Digital counting of fluorescent signals generated in many small compartments can significantly improve the detection sensitivity of quantitative PCR and enzyme-linked immunosorbent assay (ELISA). However, the reported digital ELISA systems still need extensive washing steps to remove background signal, which hampered its performance. To address this problem, creation of a vesicle (Protocell) array that amplifies the binding signal of external protein as a fluorescent signal was attempted. We chose mutant β-glucuronidase (GUS) as a reporter enzyme that needs assembly of the four subunits by the dimerization of dimers, and which is inhibited by a set of interface mutations. Using a thermostabilized GUS mutant IV-5, we screened out an interface mutant (M516K, F517W) to create IV5m - a mutant with high thermostability and activity that is inactive on its own but becomes active when dimerized. After tethering short N-terminal tag and transmembrane (TM) sequences derived of epidermal growth factor receptor, the fusion protein was expressed by a cell-free protein synthesis system inside protocells, which were formed by the centrifugation of inverted emulsion. When corresponding tag-specific antibody was applied outside of the protocells, a clear increase in GUS activity was observed inside vesicles by adding fluorescent substrate, probably due to spontaneous integration of the expressed protein into the vesicles and dimerization by the antibody bound to the displayed tag. Furthermore, using a flow cytometry (FCM) digital signal was obtained by counting fluorescent protocells in response to external anti-His6 antibody concentration. Furthermore, SpyTag/SpyCatcher system was tested on this biosensor by expressing SpyTag-TM-IV5m in protocells, and adding His6-tagged SpyCather protein and anti-His6 antibody outside of protocells. An antibody dose-dependent increase in the population of fluorescent protocells was also detected by FCM, implying its potential applicability to antigen detection system. We are now testing the single molecule detectability of the system.
Acknowledgement: SICORP of JST.

K426 Simulation-based design of slow freezing processes for human induced pluripotent stem cells considering intracontainer variation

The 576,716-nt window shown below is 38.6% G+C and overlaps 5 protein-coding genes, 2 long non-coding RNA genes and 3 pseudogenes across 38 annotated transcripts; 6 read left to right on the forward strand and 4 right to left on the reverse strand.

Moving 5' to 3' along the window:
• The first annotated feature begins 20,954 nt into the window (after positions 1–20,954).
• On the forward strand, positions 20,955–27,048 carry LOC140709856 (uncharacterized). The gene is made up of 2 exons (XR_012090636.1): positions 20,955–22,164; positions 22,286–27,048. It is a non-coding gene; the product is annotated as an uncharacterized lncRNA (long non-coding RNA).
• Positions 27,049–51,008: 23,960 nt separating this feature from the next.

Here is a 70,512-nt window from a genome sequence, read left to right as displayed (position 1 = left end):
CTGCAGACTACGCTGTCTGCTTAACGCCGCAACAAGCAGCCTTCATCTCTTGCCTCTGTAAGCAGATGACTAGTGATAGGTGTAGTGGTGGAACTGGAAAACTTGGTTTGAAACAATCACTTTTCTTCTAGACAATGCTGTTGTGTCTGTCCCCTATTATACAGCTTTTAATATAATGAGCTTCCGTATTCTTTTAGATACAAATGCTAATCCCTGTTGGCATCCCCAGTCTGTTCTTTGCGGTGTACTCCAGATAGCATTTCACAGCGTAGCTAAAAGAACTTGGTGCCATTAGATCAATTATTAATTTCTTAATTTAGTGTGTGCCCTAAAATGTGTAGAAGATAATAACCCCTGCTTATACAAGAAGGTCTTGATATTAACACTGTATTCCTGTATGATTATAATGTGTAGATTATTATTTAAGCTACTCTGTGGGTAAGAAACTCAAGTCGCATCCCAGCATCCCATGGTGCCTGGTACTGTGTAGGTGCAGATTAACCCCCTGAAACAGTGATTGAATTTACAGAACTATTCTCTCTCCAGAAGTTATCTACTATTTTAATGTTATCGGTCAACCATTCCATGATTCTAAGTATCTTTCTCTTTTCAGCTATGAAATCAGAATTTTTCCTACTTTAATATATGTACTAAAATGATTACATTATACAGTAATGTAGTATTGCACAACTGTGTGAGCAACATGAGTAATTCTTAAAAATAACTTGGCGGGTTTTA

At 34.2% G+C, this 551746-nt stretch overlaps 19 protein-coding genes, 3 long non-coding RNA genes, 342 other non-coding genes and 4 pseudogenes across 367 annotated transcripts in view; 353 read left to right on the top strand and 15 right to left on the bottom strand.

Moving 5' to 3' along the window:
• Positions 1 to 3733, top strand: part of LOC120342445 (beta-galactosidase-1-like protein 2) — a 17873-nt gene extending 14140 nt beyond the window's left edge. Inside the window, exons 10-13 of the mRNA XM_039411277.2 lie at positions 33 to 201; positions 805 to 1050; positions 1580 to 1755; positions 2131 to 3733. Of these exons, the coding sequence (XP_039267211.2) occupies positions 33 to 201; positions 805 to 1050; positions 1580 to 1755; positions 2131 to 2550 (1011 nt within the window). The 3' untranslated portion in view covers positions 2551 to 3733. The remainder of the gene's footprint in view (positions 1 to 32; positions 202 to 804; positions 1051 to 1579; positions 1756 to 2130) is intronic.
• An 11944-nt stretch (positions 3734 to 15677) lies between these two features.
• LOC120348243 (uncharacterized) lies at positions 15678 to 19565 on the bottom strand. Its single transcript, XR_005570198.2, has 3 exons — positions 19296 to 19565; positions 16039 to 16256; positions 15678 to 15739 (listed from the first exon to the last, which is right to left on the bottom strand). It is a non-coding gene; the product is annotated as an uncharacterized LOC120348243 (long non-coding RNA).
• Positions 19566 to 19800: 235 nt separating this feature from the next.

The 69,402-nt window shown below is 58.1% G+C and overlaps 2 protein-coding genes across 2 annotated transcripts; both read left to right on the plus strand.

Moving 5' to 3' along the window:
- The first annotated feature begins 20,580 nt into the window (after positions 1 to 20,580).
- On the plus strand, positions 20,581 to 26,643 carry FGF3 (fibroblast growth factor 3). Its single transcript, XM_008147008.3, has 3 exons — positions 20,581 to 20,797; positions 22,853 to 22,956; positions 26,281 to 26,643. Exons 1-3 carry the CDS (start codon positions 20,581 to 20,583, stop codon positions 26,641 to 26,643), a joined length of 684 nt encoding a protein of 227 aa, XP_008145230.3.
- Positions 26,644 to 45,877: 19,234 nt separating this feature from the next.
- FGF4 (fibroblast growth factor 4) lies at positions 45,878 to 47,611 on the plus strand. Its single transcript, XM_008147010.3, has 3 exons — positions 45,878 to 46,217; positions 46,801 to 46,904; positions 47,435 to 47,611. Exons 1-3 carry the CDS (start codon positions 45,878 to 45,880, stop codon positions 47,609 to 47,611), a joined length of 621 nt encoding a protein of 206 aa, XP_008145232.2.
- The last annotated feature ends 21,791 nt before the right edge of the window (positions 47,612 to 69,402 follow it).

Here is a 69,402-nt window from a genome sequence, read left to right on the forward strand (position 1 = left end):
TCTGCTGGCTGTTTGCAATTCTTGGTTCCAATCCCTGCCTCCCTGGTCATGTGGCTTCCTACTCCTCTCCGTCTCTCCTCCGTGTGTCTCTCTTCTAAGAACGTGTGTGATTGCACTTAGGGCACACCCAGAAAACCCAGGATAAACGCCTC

Yusuke HAYASHI1, Ikki HORIGUCHI2, Masahiro KINO-OKA2, Hirokazu SUGIYAMA1
1 The University of Tokyo, Tokyo, Japan
2 Osaka University, Osaka, Japan

In the last years, the demand for human induced pluripotent stem (hiPS) has increased along with the progress of the clinical trials. This trend indicates the necessity for establishing freezing processes of hiPS cells for preservation and transportation. Generally, there are two methods for freezing cells: slow freezing and vitrification. In the field of cryobiology, both experimental and modeling studies have been conducted on slow freezing. The process can benefit from scalability, simplicity in operation, and no direct contact with freezing agent. However, the process could suffer from the quality variation intracontainer, and intra- and interfreezer.
We present a model-based design of slow freezing processes for hiPS cells considering the quality variation inside a container (i.e., a vial). A single-cell model was developed that integrated mechanistic models describing a radial and temporal temperature profile, cell volume change through transmembrane water transport, and intracellular ice formation during slow freezing. The overall inputs of the model are the cooling rate of the freezer, the vial diameter and material, and the cryoprotective agent type. The outputs are the maxima of cell volume change and the intracellular ice crystal volume as the cell quality indicators, and the required freezing time as the productivity indicator.
The model showed sufficient performance compared with a recently reported experimental study on hiPS cells. Based on this confirmation, the model was applied for three design cases. The choice of a cryoprotective agent, cooling rate, and vial diameter significantly affected the quality evaluation. When considering the productivity, the optimal vial diameter changed depending on the cell demand and the acceptable intracellular ice crystal volume. In the ongoing work, we are performing rigorous performance assessment of the model by extensive experiments. Advanced process optimization such as dynamic temperature optimization is another ongoing subject.